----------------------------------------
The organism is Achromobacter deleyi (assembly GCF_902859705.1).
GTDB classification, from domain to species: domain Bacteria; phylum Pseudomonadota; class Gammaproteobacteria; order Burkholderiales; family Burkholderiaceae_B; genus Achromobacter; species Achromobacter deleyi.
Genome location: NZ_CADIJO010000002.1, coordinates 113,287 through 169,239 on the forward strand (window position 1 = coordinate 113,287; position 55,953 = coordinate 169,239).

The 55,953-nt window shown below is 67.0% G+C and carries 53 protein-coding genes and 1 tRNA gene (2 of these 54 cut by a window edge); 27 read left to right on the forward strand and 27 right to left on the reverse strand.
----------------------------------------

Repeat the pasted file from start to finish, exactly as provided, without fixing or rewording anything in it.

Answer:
The organism is Achromobacter deleyi (assembly GCF_902859705.1).
GTDB classification, from domain to species: domain Bacteria; phylum Pseudomonadota; class Gammaproteobacteria; order Burkholderiales; family Burkholderiaceae_B; genus Achromobacter; species Achromobacter deleyi.
Genome location: NZ_CADIJO010000002.1, coordinates 113,287 through 169,239 on the forward strand (window position 1 = coordinate 113,287; position 55,953 = coordinate 169,239).

The 55,953-nt window shown below is 67.0% G+C and carries 53 protein-coding genes and 1 tRNA gene (2 of these 54 cut by a window edge); 27 read left to right on the forward strand and 27 right to left on the reverse strand.